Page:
Don't Let a Disaster Derail your Business

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With the recent frequency of hurricanes, earthquakes, tornadoes, floods and wildfires, it's worth reviewing ideas to ensure your business can survive if it faces its own disaster. Here are some steps you can take to create a disaster plan for your business:

Identify Your Exposure

The first step is to conduct an evaluation of your business to identify possible threats. Threats will vary by business depending on geography, industry, size and other factors. Once the threats are identified, create lists of risks your business would face under each type of threat.

Mitigate where Possible

Once you understand your business risks, brainstorm steps you can take to mitigate your exposure. For example, if loss of data is a common risk, implementing an off-site backup system might be a good idea. The more you can minimize risks on the front end, the quicker you can get back to normal operations after a disaster strikes.

Create a Disaster Plan

Decide in advance what steps you and the business will take if a disaster happens. This will include things like communication, medical considerations, evacuation routes, stay-in-shelter plans, and equipment protection. The Federal Emergency Management Agency (FEMA) put together a business information booklet to help you consider all factors.

Test your Plans

Once your plans are in place, test as many of them as you can. These tests will help you identify potential holes in your plans and serve as a great way to communicate the processes to your employees. Going through the motions in a test environment will increase your chance of success if you experience a real emergency.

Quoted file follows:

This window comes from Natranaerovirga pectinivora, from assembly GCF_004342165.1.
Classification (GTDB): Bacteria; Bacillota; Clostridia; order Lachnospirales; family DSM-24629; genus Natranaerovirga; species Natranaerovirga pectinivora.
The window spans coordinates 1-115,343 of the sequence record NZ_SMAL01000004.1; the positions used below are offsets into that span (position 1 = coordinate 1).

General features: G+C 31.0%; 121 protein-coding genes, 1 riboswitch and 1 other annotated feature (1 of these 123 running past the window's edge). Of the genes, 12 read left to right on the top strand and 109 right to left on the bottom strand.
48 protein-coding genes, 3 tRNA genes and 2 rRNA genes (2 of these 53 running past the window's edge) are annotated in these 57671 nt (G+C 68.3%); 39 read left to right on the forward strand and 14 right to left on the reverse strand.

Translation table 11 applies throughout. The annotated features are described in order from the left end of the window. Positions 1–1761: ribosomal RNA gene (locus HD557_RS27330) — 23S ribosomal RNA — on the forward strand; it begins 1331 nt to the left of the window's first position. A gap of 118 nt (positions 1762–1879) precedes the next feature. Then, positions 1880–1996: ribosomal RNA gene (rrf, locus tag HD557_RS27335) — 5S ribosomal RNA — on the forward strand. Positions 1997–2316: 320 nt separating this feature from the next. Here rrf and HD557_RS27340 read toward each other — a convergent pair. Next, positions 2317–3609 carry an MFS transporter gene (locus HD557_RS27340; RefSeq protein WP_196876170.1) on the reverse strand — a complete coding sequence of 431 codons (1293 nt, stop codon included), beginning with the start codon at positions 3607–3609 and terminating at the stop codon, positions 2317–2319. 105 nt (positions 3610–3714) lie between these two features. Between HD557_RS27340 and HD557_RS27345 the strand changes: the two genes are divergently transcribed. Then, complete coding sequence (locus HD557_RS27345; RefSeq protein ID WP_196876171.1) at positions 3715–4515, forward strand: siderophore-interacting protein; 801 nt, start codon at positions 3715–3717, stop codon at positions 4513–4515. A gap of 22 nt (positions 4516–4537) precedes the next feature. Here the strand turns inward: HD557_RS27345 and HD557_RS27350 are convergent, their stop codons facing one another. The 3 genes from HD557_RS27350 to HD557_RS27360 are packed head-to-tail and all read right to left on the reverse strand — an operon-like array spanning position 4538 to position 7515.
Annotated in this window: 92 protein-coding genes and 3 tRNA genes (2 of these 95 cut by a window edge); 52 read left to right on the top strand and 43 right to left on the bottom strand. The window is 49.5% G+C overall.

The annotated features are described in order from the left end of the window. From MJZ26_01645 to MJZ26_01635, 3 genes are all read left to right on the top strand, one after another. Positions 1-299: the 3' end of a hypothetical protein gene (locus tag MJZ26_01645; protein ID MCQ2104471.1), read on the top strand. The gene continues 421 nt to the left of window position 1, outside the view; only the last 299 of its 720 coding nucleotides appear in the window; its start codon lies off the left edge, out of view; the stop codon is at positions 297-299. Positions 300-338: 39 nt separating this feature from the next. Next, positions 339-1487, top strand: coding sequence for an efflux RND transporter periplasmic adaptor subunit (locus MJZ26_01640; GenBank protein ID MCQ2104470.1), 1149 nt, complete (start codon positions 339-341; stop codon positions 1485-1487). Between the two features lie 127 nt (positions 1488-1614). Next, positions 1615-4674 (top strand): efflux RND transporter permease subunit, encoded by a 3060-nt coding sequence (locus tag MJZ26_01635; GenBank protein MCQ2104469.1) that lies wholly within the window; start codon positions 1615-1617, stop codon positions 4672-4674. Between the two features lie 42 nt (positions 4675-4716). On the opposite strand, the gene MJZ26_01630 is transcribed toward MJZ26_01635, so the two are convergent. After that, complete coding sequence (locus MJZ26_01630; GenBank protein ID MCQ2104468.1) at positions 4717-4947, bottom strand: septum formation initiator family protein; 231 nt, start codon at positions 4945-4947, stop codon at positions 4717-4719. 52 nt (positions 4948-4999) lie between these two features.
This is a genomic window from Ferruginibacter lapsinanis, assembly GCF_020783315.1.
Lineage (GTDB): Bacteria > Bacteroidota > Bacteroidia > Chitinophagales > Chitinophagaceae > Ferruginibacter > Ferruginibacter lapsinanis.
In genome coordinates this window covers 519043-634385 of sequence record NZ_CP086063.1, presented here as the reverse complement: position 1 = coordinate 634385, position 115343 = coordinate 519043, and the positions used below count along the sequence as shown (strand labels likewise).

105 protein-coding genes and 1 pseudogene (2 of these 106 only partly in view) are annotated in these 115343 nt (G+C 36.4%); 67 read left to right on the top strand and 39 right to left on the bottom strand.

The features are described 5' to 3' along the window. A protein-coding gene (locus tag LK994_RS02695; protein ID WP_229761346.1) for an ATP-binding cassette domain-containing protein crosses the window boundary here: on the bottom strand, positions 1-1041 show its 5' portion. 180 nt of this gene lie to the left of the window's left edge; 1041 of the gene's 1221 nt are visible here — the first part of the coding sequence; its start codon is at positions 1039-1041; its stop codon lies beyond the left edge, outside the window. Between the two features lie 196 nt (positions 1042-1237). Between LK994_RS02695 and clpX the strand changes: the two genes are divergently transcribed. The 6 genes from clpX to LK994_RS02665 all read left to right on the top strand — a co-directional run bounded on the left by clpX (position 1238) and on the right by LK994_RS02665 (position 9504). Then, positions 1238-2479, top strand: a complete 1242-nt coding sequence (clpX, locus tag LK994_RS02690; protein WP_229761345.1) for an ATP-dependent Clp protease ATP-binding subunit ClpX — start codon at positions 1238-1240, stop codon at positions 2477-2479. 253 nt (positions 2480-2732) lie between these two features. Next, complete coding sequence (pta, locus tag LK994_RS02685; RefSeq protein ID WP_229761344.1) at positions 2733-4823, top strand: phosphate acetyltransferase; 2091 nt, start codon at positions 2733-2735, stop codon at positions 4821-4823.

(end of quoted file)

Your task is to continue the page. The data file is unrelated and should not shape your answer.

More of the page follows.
Understand Tax Deductions

If you incur losses from a disaster, there are many factors that go into how the losses are deducted on your taxes. Some of the considerations are insurance proceeds, basis adjustments, disaster classifications and improvement capitalization. Set up a meeting to discuss what is best for your situation.

Disasters are often unavoidable, but having a plan in place before they hit can reduce the impact they have on your business and employees.


The information in this article is written as accurately as possible and to best of the writer's knowledge. However, there may be omissions, errors, or mistakes. Because of this and changes in circumstances, the information in this article is subject to change. This article is for informational purposes only and should not serve as professional, financial, medical, emotional, and/or legal advice. Readers may rely on the information on this article at their own risk, but they should consult a CPA, financial expert, or other professional for advice. Givilancz & Martinez, PLLC reserves the right to change and handle this article series, and therefore, may remove or alter any part of this article or the comments section. Any comments inserted by readers are not the responsibility of G&M PLLC and do not represent the thoughts or ideas of G&M PLLC.